• core and elective structures (programmes structured to combine general compulsory core modules and free choice modules);
• specialisation structures (modular programmes which include additional specialised elements);
• introductory modules (designed to give learners an experience of a range of linked occupational training areas, providing a progression route to college or to higher vocational schools).
There are different forms of modularisation and unitisation that can be seen as representing a range of dimensions across a spectrum. There are ‘radical’ forms of modularisation at one end of the spectrum and the Berufskonzept or traditional ‘holistic’ training, such as apprenticeships and some school based approaches at the other end. In the ‘radical’ form the system takes a studentcentred approach and offers fl exibility in terms of time and content. The units are delivered potentially by different providers, can be assessed independently within qualifi cations and often form clusters to give awards at Certifi cate and Diploma level. At the opposite end of the spectrum in the holistic approach individual units are validated only as part of the full award and form an integral part of it. The majority of the approaches used by the 15 countries are towards the middle of the spectrum and can be said to represent a combination of both models.
Few examples of the use of ECVET were found in the cases studies. In the occupations examined ECVET is just one of a number of ‘tools’ to encourage mobility and it is relatively new. However, there is some evidence that the infrastructure to support the implementation of ECVET is beginning to emerge. From the case studies, we found little widespread use of credit transfer arrangements between modular and unitised qualifi cations, despite the extensive use of modular structures across the 15 countries. In some countries this can be explained by a lack of systems which attach credit value to individual modules and units. However, in those countries with a credit-based modular and unit system in place, funding acted as a barrier to transfer.
The study also shows that modularisation provides flexibility for employers to train their workforce in skills which suit their needs, but training is still embedded in an overall framework or programme. Modularisation also allows qualifi cation designers to respond more quickly to changes in the world of work (for example in terms of technological developments). At the same time, in some cases, modularisation also allows learners the fl exibility to select courses and competences which most suit their needs. There is the possibility to organise courses to meet the needs of different learning groups (for example by duration), and more options for collaboration between training providers in terms of delivering combined programs. The step-by-step certifi cation provided by some forms of modularisation also has the potential to reduce the number of ‘drop outs’ due to regular assessment which can be formal or informal.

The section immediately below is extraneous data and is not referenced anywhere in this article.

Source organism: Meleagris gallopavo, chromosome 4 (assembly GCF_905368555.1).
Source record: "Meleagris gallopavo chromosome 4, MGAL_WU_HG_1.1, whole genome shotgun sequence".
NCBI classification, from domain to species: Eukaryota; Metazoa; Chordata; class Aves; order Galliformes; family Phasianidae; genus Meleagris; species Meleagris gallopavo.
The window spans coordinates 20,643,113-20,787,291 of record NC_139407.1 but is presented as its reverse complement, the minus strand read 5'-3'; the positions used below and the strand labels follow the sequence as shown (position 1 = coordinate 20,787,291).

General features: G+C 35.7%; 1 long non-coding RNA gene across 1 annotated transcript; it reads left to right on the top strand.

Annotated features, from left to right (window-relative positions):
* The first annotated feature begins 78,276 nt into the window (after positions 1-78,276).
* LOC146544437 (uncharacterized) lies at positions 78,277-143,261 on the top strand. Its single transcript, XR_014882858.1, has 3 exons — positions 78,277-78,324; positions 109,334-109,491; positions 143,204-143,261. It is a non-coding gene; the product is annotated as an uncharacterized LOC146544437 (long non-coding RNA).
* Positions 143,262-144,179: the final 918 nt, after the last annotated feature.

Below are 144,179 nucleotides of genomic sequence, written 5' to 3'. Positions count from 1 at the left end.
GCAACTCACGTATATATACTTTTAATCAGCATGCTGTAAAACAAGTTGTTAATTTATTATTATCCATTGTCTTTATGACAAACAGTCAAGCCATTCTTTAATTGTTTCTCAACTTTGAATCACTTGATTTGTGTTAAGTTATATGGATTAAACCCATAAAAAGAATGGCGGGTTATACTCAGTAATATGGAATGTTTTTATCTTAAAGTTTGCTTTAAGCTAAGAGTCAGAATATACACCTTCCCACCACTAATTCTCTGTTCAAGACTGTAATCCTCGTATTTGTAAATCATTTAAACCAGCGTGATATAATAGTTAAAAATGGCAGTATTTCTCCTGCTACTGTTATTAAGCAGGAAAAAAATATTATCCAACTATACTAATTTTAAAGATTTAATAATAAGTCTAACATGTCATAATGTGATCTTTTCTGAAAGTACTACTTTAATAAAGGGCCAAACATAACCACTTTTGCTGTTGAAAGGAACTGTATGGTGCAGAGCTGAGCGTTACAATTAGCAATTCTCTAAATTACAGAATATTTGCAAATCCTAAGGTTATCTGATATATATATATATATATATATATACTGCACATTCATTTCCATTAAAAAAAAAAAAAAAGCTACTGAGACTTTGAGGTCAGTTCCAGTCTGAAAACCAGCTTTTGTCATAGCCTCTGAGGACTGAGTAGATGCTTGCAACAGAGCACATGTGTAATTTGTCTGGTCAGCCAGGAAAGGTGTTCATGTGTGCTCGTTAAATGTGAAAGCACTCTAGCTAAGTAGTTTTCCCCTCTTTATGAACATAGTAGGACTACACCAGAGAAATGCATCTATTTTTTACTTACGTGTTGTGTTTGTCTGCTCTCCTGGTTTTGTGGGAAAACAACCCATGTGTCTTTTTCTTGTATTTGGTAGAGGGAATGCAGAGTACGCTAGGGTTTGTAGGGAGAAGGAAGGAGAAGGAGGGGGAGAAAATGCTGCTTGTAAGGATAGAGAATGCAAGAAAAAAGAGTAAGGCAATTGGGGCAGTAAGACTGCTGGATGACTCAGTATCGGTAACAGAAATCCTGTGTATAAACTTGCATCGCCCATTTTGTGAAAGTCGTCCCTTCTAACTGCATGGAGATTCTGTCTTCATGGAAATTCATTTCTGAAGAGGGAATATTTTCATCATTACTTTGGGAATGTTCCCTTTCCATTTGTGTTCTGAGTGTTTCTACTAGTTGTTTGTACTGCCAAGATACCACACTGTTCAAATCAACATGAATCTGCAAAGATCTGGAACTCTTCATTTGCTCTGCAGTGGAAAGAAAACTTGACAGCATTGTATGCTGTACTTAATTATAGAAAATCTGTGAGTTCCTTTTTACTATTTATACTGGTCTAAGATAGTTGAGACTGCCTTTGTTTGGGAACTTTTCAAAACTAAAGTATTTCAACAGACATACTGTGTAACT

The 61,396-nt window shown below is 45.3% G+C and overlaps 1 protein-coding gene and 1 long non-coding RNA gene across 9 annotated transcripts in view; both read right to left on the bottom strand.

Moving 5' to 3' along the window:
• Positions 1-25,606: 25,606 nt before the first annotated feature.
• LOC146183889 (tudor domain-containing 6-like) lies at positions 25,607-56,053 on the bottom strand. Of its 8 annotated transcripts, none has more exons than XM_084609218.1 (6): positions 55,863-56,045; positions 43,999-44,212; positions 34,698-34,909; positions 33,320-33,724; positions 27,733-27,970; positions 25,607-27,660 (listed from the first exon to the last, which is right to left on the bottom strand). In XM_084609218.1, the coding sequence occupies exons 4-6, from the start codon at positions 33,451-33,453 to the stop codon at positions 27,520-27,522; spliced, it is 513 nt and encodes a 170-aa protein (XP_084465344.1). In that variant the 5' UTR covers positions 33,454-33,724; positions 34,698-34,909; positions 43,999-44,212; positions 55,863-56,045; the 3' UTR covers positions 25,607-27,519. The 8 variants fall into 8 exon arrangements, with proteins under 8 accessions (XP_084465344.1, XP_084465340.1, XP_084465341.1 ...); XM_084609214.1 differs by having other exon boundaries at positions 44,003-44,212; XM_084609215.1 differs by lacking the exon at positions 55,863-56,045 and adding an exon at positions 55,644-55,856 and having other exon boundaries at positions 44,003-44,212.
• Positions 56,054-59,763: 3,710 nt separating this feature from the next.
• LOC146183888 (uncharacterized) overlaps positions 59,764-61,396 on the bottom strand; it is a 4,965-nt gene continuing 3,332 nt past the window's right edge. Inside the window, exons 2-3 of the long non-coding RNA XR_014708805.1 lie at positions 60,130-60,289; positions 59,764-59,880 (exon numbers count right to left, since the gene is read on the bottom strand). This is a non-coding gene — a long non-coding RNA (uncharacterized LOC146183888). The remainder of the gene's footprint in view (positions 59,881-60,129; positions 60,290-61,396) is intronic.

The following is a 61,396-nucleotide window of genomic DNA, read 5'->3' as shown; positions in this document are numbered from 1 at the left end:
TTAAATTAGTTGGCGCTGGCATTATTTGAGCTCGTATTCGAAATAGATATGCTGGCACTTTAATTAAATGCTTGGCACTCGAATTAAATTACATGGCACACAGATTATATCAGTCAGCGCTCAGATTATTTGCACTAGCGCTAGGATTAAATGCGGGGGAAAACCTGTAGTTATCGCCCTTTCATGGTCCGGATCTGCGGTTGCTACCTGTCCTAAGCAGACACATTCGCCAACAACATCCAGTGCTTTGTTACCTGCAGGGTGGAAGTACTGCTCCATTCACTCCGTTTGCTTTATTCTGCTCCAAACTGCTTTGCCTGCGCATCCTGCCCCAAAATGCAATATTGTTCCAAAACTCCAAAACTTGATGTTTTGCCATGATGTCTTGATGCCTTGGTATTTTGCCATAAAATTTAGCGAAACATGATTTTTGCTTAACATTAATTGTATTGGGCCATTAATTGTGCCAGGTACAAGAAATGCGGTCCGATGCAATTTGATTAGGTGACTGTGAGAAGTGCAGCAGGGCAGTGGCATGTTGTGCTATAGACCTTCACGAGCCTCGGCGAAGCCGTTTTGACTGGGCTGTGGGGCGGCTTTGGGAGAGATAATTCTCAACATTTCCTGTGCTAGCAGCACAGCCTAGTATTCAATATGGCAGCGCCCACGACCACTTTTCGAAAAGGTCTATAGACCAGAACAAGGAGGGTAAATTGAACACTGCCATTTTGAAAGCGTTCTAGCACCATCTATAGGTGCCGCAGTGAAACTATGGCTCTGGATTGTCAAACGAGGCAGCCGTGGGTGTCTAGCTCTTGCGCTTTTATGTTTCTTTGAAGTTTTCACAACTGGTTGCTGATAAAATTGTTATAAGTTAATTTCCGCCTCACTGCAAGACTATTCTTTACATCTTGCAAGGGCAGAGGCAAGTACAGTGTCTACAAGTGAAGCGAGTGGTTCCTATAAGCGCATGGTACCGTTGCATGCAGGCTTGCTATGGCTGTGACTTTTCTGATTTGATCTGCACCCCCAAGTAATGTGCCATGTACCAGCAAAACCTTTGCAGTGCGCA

However, despite the fact that these potential benefi ts were outlined by research participants and the literature, little empirical evidence was found which evaluates or measures the actual impact of modularisation and unitisation. This weakness associated with modularisation is linked to the fear that learners will leave the system with only partial qualifi cations (which are not necessarily needed or recognised by the labour market). There are also concerns that fl exible structures lack transparency and can be diffi cult to understand by all those who are involved. See ECVET MAGAZINE - Issue 15 (2013).
1er Forum mondial de l'éducation et de la formation tout au long de la vie
"Douze ans après le rapport Delors" les 27, 28 et 29 OCTOBRE 2008, PARIS
L’objectif de cet événement est de faire le point sur l’éducation et la formation tout au long de la vie, douze ans après le rapport Delors d’avril 1996 (« L’éducation, un trésor est caché dedans »), sur les avancées des systèmes d’éducation, de formation et d’apprentissages tout au long de la vie sous toutes leurs formes, ainsi que sur les pratiques innovantes développées dans tous les endroits du monde. Il s’agit aussi d’analyser des effets multiples de la mondialisation sur l’éducation et la formation tout au long de la vie, de marier l’efficacité économique et l’ambition sociale et de tracer des perspectives communes. http://www.forummondialftlv.org/
Mục tiêu của sự kiện này là để tập trung vào việc giáo dục và đào tạo trong suốt cuộc đời, mười hai năm sau khi Delors báo cáo của tháng tư 1996 ( "Giáo dục: các kho tàng trong vòng") trên tiến bộ của giáo dục, đào tạo và học tập trong suốt cuộc đời trong tất cả các hình thức của nó, cũng như cải tiến các thực hành phát triển trong tất cả các phần của thế giới. Http://www.forummondialftlv.org/. Xem thêm...